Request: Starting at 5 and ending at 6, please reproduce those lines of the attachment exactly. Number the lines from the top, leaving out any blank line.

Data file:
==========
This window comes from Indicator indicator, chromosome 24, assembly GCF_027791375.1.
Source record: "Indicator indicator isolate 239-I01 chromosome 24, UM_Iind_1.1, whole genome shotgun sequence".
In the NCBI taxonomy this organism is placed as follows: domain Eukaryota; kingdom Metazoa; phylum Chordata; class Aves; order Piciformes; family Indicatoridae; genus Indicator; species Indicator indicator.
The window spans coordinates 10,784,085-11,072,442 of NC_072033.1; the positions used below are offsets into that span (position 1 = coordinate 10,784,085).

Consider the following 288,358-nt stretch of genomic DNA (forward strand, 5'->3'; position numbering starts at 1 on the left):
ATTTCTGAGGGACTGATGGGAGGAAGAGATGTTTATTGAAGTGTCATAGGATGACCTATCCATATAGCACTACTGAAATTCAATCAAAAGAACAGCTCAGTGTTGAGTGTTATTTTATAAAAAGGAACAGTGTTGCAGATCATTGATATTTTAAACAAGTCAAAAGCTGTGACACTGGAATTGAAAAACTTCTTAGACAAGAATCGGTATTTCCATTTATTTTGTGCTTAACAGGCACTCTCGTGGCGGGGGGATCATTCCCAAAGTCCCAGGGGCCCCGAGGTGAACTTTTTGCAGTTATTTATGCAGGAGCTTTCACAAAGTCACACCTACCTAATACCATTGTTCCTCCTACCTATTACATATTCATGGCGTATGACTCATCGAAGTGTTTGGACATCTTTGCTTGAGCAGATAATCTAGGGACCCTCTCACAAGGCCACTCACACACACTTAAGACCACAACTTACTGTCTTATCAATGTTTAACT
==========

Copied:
Consider the following 288,358-nt stretch of genomic DNA (forward strand, 5'->3'; position numbering starts at 1 on the left):
ATTTCTGAGGGACTGATGGGAGGAAGAGATGTTTATTGAAGTGTCATAGGATGACCTATCCATATAGCACTACTGAAATTCAATCAAAAGAACAGCTCAGTGTTGAGTGTTATTTTATAAAAAGGAACAGTGTTGCAGATCATTGATATTTTAAACAAGTCAAAAGCTGTGACACTGGAATTGAAAAACTTCTTAGACAAGAATCGGTATTTCCATTTATTTTGTGCTTAACAGGCACTCTCGTGGCGGGGGGATCATTCCCAAAGTCCCAGGGGCCCCGAGGTGAACTTTTTGCAGTTATTTATGCAGGAGCTTTCACAAAGTCACACCTACCTAATACCATTGTTCCTCCTACCTATTACATATTCATGGCGTATGACTCATCGAAGTGTTTGGACATCTTTGCTTGAGCAGATAATCTAGGGACCCTCTCACAAGGCCACTCACACACACTTAAGACCACAACTTACTGTCTTATCAATGTTTAACT